The long-promised transition to ICD-10 is now upon us. While some independent physicians have focused on the doom-and-gloom consequences of failing to meet the October 1 deadline, many have been diligently working on the transition, which—albeit monumental—is possible for today’s small medical practice.
Read on for the 3 strategies of transition-confident practices that can help prepare your medical office for the 140,000 codes to come.
#1 They took training seriously
While there is likely no way to entirely rid a practice of the stress of ICD-10 implementation, having confidence in ICD-10 training is likely the biggest step towards feeling prepared.
While 85% of hospitals reported that ICD-10 staff training is now complete, only 40% of physician practices have trained their staff.1
Whether your practice chooses to conduct its own in-house training, likely with a staff veteran to lead the charge, or elects to hire a third-party trainer for on-site or boot camp-style sessions, you can’t afford to put training off any longer.
Some practices have found small ICD-10 mini-sessions offered in increments of a half-hour or less to be especially effective in busy office settings. These allow digestible training experiences, while causing minimal disruption to workflow or patient experience. Other practices have used trivia-style games (Jeopardy, anyone?) to add a little fun to familiarizing staff with the most commonly used codes. Start identifying times during the day (or perhaps even weekends or evenings) when your staff can concentrate on getting up to speed on the new coding sets.
And don’t overlook valuable free resources including those found on The Center for Medicare and Medicaid Services site Road to 10. Staff can polish up on the new coding sets through resources like the interactive case studies, currently available for 10 scenarios ranging from Asthma to Atrial Fibrillation. Or check out the specialty-specific webcasts for the info most pertinent to your office.
#2 They thought of the little things
The transition to ICD-10 will impact nearly ever process or encounter in a medical practice. That’s why it’s so critical to dedicate some time (and a lot of brainpower!) to think of each step of the typical workflow, from scheduling to payment posting, in order to start making ICD-10 updates.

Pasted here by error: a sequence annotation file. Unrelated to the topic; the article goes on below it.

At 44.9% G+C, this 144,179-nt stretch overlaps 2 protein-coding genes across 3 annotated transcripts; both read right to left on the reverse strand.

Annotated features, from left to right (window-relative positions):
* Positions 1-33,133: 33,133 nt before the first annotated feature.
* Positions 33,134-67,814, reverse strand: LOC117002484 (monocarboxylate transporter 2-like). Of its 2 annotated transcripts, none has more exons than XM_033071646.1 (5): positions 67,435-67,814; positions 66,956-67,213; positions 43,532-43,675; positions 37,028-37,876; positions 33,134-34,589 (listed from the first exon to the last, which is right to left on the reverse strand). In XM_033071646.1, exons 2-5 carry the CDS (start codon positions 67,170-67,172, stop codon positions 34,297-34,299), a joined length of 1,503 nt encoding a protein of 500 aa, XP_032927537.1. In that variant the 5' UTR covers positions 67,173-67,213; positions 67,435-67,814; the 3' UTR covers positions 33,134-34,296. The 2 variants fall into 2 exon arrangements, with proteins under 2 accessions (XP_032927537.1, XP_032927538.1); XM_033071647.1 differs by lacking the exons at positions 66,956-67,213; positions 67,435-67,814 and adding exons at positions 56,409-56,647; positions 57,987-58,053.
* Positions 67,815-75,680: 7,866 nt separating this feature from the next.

Although there is less than a month until the big day, there is still time to start making at least some of the changes you’ll need for ICD-10. Below are a few tips on the little things that will help you on the right track:
Get your billing slips in shape
With so many more codes, using a paper slip may no longer make sense. Ask your vendor for charge capture options within your EHR, which can be especially helpful when used on mobile devices.
Use templates whenever possible
Work with your vendors to get templates customized for your practice queued up before the transition. Many vendors can help you set up screens that include items, like most commonly used codes, that will make it easier for the clinician to chart.
Implement alternative documentation
One smart strategy to guarantee the required level of specificity is to ask clinicians to note what they’ve done rather than solely relying on the codes. The coders can modify the codes when necessary.
Start practicing with ICD-10
Now is the time to start using ICD-10 codes for actual patient encounters, although you are still submitting claims under the old coding set. Practicing will quickly reveal if you staff is up to snuff, or needs more training.
Check your financial reports
If your financial reports rely on ICD-9 codes, you will experience a major disruption come October 1. Take the time to update now to maintain insight into your financial performance.
Get key stakeholders in your staff to make a dry run through a patient visit to identify other times when a patient claim could get tripped up on old codes. Taking the time to notice the little things now will lead to a giant payoff.
#3 They chose the right vendors
No medical practice is an island when it comes to the ICD-10 transition. That’s why transition-confident practices understood their ICD-10 preparedness was only as good as their partnerships.
Sadly, many EHR vendors are still scrambling to make all the necessary changes and conduct testing to accommodate the new coding set. This could leave many independent practices in a bad spot come October 1. If your vendor hasn’t been Johnny-on-the-spot to help you with your ICD-10 preparedness, it could be time for a deeper conversation or to consider upgrading to a vendor who can help you achieve compliance.
When considering your practice management and EHR vendor, first, and most importantly, confirm that they are 100% undeniably ready for the switch. If they hesitate, it is wise to ask for a contingency plan in writing with details on how they plan to assist you (and possibly compensate you) if they’re still not ready by the deadline.
Next, ask about their ICD-10 staff training and preparation resources. Many private practices who tackled ICD-10 early relied on the support and training of their vendor to get the ball rolling. Also, make sure they will be ready to help on October 1 by asking about “go-live” onsite or remote resources.
Lastly, ask your vendor how they can help get you compliant quickly, even if it is after October 1. Together, you should be able to develop a realistic timeline and then help you with each step to ICD-10 compliance. You may also ask for some out-of-the-box suggestions. For example, an outsourced billing service may make sense if you don’t have the resources within your practice to meet ICD-10 requirements, or think you are still several months away from compliance.
Not 100% confident for the ICD-10 transition? See how AdvancedMD is helping independent physician practices around the country prepare for the coding switch. Visit myICD10 today.
 2015 CMS Data